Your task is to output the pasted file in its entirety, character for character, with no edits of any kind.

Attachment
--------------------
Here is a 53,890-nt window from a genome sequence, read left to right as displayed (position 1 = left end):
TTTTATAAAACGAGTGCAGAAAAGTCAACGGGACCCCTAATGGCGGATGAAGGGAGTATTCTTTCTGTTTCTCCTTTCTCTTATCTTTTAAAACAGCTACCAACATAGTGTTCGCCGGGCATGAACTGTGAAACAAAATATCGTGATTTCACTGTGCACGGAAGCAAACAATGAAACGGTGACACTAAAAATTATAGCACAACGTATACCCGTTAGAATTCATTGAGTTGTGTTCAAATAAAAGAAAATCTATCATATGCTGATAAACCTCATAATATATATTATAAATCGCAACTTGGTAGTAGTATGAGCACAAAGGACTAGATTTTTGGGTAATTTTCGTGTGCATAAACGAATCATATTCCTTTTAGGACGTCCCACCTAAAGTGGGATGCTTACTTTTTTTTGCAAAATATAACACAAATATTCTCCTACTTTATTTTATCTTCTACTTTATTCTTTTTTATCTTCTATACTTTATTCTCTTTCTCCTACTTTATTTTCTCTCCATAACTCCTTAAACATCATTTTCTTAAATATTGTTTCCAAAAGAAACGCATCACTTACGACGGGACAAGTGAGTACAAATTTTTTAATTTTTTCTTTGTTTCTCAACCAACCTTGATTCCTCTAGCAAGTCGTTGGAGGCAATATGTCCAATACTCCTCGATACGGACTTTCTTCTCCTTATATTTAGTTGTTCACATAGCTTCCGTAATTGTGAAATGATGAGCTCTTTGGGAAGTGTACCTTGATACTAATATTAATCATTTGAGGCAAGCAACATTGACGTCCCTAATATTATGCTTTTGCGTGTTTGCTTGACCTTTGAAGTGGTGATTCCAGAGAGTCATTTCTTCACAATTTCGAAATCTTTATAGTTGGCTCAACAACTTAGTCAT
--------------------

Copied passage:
Here is a 53,890-nt window from a genome sequence, read left to right as displayed (position 1 = left end):
TTTTATAAAACGAGTGCAGAAAAGTCAACGGGACCCCTAATGGCGGATGAAGGGAGTATTCTTTCTGTTTCTCCTTTCTCTTATCTTTTAAAACAGCTACCAACATAGTGTTCGCCGGGCATGAACTGTGAAACAAAATATCGTGATTTCACTGTGCACGGAAGCAAACAATGAAACGGTGACACTAAAAATTATAGCACAACGTATACCCGTTAGAATTCATTGAGTTGTGTTCAAATAAAAGAAAATCTATCATATGCTGATAAACCTCATAATATATATTATAAATCGCAACTTGGTAGTAGTATGAGCACAAAGGACTAGATTTTTGGGTAATTTTCGTGTGCATAAACGAATCATATTCCTTTTAGGACGTCCCACCTAAAGTGGGATGCTTACTTTTTTTTGCAAAATATAACACAAATATTCTCCTACTTTATTTTATCTTCTACTTTATTCTTTTTTATCTTCTATACTTTATTCTCTTTCTCCTACTTTATTTTCTCTCCATAACTCCTTAAACATCATTTTCTTAAATATTGTTTCCAAAAGAAACGCATCACTTACGACGGGACAAGTGAGTACAAATTTTTTAATTTTTTCTTTGTTTCTCAACCAACCTTGATTCCTCTAGCAAGTCGTTGGAGGCAATATGTCCAATACTCCTCGATACGGACTTTCTTCTCCTTATATTTAGTTGTTCACATAGCTTCCGTAATTGTGAAATGATGAGCTCTTTGGGAAGTGTACCTTGATACTAATATTAATCATTTGAGGCAAGCAACATTGACGTCCCTAATATTATGCTTTTGCGTGTTTGCTTGACCTTTGAAGTGGTGATTCCAGAGAGTCATTTCTTCACAATTTCGAAATCTTTATAGTTGGCTCAACAACTTAGTCAT